THE BLOG

Why I HATE Parenting Tribes

30/03/2016 11:08 | Updated 30 March 2016

I have, fairly obviously, never had a baby in any other era - but I'm pretty sure the whole parenting thing used to be simpler. You gave birth; you became a parent. Your baby was hungry; you fed it. Your baby needed to get somewhere; you took it there.

** Read more of my posts at runoutofwomb.com***

Today it seems like some parents take things everything ever-so-slightly-too-seriously. Everything is up for debate; every little decision demands torturous hours of thought in order to tackle the inevitable demands for justification you're going to face - from the supermarket check-out assistant, from other mums, from the media.

Now obviously, bringing up a tiny human is a serious responsibility and can be seriously hard work. But being a mama or papa is also seriously fun - and it seems to me that among all the bazillion labels and warnings and stress and parenting anxiety, that's sometimes getting lost in translation.

And the thing that really drives me bonkers is you can't do anything as a parent without being labelled part of a tribe.

When I popped my tiny man into his sling to walk to the park today - as I often do, because it's easier than the rigmarole of the buggy and because sometimes it's nice to have the best smell in the world - the top of his head - within sniffing distance - a fellow mum at the swings said, 'Oh, so you're one of those baby-wearers? Attachment parenting, ay? Do you all sleep in one big bed together?'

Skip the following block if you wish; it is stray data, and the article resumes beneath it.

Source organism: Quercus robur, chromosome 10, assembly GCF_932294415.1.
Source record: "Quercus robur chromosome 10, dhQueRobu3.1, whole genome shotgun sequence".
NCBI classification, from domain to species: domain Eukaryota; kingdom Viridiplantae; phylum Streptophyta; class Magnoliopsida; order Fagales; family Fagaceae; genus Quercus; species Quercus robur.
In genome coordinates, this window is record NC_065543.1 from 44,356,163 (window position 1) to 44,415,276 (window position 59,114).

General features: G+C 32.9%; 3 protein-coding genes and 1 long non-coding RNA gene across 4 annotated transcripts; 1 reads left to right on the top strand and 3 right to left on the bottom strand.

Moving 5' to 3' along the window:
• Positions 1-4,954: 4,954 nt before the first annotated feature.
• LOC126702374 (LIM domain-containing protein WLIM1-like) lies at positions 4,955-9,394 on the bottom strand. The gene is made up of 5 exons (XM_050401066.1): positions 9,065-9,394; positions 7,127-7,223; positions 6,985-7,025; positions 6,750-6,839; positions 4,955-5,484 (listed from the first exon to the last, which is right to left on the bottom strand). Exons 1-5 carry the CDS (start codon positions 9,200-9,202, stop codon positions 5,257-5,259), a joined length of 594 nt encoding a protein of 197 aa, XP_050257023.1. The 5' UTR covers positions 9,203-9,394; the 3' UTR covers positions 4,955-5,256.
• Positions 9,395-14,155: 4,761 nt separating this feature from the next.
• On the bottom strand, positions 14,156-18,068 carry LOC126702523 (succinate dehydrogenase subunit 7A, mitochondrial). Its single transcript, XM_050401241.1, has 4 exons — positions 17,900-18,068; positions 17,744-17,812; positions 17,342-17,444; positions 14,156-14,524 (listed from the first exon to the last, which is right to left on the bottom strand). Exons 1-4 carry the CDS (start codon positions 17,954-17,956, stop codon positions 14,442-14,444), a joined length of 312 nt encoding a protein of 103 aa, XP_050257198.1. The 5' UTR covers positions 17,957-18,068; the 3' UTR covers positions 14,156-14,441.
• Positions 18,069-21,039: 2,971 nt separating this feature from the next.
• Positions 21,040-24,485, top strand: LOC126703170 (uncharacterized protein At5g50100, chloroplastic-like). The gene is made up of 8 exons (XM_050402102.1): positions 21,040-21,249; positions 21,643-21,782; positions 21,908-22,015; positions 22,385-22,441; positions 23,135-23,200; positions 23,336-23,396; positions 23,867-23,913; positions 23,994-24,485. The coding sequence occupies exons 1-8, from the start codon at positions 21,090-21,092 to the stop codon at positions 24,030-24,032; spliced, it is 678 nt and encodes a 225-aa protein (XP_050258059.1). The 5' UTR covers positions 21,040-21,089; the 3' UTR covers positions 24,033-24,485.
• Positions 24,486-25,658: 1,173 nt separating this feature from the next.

Nope, actually - but I don't have a view on those parents who do. It's sometimes the only way to get more than two hours' consecutive sleep. As one of my favourite mum-friends - whose baby just loves to say 'hello' to his knackered parents every few hours in the night - puts it, 'can't I be co-sleeping out of desperation rather than attachment parenting?'

Right? And when I feed my baby a mixture of purees and finger food, depending on how much he's eaten and how much I need a few seconds to ram some chow down my own throat, can't I be feeding him in the best way that works for us - not being a failing baby-led-weaner or needing to be told 'that's NOT the way to do it', as another cafe group mum chirped the other day.

We're all just winging it here, parenting the best way we can. All the labels and shooting-glance judgments and competitive philosophies are getting in the way of baby giggles. And nothing in the world should do that.

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